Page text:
The Language of Hallyu will re-examine the language of the Korean Wave by looking at popular K-content. In doing so, it will expose the meanings that get lost in translation, hidden under subtitles.

Over the past decade, hallyu (the Korean wave) has exploded in popularity around the globe. K-films, K-drama, and K-pop were once small subcultures, known mostly by Korea’s East and Southeast Asian neighbours and Korean diaspora. Now, K-content has entered the international mainstream. Consequently, interest in Korean language has grown, while interest in language learning in general has decreased. Many textbooks emphasise that Korean is a ‘polite’ language, but this book will highlight that this is not the case.

The Language of Hallyu examines popular K-content, including Parasite (2019), Minari (2020), Squid Game (2021), and Pachinko (2022). The author introduces language stylistics to explain how Koreans style their language to suit every occasion. She argues that they do this via a process of visual scanning and social tuning, whereby visual clues are assessed in tangent with an individual’s sociocultural awareness. The author concludes by highlighting the danger of the jondaemal/banmal (polite/casual speech) divide, demonstrating that Korean language is so much more than polite.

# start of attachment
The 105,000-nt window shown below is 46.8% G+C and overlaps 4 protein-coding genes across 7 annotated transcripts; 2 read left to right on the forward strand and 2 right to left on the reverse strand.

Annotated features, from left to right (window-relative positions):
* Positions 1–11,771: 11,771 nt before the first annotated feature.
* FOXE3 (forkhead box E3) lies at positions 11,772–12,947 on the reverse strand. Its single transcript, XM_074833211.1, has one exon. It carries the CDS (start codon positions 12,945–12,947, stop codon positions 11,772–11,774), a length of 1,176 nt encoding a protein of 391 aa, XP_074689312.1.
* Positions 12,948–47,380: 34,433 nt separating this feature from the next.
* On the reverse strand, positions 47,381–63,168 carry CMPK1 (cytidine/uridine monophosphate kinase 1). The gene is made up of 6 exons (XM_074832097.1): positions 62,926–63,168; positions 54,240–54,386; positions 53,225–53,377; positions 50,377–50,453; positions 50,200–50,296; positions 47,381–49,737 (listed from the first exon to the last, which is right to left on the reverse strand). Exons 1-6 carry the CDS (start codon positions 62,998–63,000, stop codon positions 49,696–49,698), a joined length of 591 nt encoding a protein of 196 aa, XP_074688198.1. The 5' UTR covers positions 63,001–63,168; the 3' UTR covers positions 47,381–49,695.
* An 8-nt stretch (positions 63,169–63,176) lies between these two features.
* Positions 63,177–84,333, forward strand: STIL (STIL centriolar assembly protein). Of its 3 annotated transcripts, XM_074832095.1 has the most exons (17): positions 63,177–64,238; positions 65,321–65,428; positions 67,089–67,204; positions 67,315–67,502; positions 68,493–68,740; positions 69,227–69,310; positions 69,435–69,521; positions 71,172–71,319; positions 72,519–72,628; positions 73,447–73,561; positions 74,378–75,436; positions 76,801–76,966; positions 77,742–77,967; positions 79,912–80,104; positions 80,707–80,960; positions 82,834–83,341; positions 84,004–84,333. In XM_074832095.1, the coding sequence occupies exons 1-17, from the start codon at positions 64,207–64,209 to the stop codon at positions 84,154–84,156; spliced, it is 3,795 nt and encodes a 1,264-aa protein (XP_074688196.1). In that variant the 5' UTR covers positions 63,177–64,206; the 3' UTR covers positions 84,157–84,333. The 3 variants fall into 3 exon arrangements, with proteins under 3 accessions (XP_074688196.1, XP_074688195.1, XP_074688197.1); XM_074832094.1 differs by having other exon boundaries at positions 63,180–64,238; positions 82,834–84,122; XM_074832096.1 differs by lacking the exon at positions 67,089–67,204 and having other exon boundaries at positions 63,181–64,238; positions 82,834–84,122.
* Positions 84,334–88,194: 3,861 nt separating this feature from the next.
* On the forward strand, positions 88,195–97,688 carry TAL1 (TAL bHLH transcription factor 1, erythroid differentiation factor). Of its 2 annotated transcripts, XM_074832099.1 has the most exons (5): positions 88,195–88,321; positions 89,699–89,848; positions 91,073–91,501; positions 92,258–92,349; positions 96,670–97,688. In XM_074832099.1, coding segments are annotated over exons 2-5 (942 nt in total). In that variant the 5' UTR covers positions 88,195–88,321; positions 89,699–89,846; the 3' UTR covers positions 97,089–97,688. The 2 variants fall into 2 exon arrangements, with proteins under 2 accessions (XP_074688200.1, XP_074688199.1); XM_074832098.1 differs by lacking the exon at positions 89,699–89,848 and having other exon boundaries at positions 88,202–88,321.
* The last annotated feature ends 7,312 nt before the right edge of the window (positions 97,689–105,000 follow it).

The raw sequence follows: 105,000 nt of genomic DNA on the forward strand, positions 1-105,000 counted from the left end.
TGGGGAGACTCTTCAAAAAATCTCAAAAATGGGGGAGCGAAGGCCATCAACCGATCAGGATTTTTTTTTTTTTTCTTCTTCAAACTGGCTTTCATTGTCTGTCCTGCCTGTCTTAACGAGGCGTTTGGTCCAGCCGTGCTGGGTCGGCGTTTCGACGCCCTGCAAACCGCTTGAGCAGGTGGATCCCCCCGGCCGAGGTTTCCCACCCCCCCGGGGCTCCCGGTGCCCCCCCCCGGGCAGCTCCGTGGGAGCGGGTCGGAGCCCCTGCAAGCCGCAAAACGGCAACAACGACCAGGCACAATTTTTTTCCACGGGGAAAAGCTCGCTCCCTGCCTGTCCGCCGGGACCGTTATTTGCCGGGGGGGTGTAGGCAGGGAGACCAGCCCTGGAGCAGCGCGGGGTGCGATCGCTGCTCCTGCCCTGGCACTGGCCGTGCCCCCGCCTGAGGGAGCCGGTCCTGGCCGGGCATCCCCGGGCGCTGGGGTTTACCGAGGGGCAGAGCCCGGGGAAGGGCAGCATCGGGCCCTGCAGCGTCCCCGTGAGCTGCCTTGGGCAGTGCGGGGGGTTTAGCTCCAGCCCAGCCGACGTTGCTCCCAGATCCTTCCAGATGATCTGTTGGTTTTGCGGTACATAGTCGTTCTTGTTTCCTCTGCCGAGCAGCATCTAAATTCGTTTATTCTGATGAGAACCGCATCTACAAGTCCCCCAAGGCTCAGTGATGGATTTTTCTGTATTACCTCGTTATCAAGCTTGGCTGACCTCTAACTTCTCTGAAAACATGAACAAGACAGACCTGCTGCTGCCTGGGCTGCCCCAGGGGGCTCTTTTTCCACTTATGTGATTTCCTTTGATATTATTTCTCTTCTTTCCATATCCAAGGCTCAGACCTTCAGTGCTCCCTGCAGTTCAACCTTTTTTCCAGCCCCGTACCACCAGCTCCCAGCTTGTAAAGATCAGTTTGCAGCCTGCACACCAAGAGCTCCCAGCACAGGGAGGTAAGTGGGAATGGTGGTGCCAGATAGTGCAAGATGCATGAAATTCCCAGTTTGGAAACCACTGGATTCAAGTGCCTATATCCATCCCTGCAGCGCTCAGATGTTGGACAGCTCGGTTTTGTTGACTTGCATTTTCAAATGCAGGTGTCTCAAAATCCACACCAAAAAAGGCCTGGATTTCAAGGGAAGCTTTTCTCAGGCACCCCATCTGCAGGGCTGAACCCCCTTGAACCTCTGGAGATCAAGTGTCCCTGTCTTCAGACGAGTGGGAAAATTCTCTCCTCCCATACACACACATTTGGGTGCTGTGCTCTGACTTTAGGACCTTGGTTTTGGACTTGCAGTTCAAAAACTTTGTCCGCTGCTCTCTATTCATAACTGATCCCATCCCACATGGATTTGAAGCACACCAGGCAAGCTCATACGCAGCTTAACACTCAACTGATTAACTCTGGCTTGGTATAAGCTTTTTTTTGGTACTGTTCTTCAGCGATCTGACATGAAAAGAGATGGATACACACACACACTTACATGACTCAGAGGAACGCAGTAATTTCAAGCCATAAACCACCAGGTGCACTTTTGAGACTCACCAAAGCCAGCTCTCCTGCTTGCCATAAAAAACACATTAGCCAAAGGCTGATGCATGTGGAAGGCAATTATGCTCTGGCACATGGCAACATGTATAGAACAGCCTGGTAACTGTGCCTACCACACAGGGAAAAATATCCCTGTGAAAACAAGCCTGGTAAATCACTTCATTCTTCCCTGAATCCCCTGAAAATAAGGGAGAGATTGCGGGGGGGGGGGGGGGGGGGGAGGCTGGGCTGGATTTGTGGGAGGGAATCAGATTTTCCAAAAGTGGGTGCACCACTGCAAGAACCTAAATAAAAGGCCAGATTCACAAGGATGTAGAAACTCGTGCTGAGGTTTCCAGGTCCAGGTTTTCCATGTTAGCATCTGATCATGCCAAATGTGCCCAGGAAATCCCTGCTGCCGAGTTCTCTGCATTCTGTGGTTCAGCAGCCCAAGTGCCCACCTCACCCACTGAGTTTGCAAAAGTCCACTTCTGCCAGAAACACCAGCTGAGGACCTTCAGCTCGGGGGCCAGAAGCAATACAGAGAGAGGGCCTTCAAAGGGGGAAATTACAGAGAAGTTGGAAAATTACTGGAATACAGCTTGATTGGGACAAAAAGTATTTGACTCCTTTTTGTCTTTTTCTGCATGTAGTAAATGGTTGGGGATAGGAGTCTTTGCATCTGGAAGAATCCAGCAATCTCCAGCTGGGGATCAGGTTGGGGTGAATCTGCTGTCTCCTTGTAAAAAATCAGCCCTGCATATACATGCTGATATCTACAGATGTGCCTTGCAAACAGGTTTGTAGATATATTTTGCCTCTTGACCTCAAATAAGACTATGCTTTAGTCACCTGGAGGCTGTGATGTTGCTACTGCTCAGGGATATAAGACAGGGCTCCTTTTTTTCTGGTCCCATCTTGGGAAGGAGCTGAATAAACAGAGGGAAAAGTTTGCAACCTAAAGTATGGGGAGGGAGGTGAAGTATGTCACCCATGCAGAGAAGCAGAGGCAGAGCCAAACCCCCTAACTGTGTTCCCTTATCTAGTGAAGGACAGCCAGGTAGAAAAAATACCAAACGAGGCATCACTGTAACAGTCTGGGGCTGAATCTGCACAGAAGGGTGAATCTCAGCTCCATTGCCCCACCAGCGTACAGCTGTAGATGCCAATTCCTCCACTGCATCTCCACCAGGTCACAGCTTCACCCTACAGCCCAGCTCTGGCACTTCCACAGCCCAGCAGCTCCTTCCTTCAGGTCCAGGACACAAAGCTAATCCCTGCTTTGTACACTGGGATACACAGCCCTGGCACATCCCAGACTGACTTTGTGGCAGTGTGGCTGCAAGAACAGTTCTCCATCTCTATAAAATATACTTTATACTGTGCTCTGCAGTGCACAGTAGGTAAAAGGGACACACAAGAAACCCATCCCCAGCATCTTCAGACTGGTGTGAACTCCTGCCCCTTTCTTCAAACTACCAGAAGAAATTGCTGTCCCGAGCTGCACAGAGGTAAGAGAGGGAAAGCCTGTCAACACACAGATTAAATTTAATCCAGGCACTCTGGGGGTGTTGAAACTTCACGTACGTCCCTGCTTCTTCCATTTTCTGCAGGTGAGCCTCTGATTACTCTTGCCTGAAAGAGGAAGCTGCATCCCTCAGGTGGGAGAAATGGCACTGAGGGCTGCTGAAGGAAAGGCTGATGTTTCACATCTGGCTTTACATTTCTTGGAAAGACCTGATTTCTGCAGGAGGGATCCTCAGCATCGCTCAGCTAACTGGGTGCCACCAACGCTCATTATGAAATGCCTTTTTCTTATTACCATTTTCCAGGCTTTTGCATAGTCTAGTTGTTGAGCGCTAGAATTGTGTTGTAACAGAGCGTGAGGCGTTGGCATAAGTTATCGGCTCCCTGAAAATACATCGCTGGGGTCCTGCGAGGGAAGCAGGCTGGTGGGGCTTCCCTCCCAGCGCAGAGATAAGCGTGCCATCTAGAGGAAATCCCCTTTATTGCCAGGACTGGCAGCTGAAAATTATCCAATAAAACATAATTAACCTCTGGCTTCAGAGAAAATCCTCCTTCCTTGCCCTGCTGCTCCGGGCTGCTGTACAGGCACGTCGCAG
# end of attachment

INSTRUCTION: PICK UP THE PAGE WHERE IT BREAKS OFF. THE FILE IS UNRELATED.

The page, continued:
This book will be of interest to students and researchers in Korean language and culture, particularly those interested in linguistics and pragmatics.

chapter |2 pages


chapter 1|14 pages

The One-Inch Barrier

chapter 2|14 pages

Language Stylistics

chapter 3|19 pages

Address Matters

chapter 4|15 pages


A Tug-of-War Between Power and Solidarity

chapter 5|16 pages

Social Media Stylistics

chapter 6|14 pages

Bodily Speaking

chapter 7|11 pages

Privately Speaking

chapter 8|14 pages

Formally Speaking

chapter 9|13 pages

Interculturally Speaking

chapter 10|10 pages

Women's Words

chapter |3 pages